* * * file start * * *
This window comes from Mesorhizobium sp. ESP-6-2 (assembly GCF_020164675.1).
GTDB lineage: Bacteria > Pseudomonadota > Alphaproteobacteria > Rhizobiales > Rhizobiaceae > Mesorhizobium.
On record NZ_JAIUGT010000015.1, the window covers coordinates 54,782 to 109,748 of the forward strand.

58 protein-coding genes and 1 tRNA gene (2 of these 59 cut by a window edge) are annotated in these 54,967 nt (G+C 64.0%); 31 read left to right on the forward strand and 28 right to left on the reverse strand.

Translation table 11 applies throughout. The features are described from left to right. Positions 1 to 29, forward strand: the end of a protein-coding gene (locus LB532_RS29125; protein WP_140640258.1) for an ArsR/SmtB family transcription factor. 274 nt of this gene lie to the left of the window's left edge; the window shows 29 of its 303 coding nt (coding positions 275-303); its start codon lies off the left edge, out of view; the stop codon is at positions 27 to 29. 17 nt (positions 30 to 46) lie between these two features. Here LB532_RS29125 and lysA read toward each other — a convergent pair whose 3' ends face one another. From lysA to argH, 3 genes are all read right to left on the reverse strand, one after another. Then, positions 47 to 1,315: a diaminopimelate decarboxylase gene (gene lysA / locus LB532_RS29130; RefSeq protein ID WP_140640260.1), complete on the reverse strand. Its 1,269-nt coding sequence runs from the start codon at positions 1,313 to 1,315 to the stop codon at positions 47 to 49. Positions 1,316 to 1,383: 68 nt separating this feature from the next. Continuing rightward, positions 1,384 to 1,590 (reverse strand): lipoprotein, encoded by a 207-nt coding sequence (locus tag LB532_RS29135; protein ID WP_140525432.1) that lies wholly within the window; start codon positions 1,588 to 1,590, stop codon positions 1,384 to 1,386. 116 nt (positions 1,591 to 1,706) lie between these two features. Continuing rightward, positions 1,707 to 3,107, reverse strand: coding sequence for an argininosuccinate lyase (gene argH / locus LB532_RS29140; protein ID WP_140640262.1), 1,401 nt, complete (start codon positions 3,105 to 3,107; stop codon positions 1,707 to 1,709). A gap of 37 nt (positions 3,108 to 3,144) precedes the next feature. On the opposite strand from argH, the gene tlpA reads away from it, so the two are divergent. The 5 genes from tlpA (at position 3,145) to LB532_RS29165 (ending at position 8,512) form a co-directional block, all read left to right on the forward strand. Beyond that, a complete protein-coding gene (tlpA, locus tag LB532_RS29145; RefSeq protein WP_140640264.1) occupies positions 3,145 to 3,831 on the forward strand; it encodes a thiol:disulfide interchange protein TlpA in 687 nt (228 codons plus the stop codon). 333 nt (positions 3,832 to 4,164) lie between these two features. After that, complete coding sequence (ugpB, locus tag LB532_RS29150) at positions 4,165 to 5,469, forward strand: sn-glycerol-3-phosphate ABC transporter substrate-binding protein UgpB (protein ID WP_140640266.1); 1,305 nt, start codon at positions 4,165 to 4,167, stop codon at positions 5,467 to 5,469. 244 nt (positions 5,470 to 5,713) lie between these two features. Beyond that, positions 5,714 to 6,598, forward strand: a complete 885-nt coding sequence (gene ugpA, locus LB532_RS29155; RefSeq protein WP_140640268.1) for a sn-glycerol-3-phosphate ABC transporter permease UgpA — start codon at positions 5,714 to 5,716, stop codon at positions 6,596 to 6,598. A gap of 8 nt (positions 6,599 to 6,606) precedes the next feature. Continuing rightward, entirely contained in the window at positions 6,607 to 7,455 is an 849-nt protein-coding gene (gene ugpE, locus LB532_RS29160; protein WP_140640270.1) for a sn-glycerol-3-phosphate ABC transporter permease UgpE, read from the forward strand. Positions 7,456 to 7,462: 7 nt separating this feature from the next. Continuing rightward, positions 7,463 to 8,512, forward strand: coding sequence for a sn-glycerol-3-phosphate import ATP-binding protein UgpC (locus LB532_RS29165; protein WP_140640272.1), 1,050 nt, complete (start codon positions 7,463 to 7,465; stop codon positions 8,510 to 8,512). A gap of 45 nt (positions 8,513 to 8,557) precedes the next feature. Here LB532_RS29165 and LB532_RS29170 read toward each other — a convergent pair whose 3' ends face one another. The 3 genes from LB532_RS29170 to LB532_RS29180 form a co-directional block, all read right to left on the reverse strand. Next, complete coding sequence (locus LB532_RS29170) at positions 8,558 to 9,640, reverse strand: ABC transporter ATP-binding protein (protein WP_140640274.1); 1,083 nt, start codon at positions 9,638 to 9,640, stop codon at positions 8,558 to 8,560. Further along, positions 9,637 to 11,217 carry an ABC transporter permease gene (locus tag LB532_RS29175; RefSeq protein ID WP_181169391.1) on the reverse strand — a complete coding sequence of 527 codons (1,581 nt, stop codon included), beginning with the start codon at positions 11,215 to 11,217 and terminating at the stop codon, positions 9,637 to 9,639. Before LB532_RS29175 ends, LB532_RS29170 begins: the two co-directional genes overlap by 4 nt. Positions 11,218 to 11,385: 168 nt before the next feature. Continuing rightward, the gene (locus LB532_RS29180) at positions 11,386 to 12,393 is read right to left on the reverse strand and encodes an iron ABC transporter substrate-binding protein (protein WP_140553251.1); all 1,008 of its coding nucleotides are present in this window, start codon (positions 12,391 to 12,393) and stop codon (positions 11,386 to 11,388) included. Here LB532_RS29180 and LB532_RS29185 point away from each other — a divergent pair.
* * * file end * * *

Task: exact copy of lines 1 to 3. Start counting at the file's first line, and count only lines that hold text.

This window comes from Mesorhizobium sp. ESP-6-2 (assembly GCF_020164675.1).
GTDB lineage: Bacteria > Pseudomonadota > Alphaproteobacteria > Rhizobiales > Rhizobiaceae > Mesorhizobium.
On record NZ_JAIUGT010000015.1, the window covers coordinates 54,782 to 109,748 of the forward strand.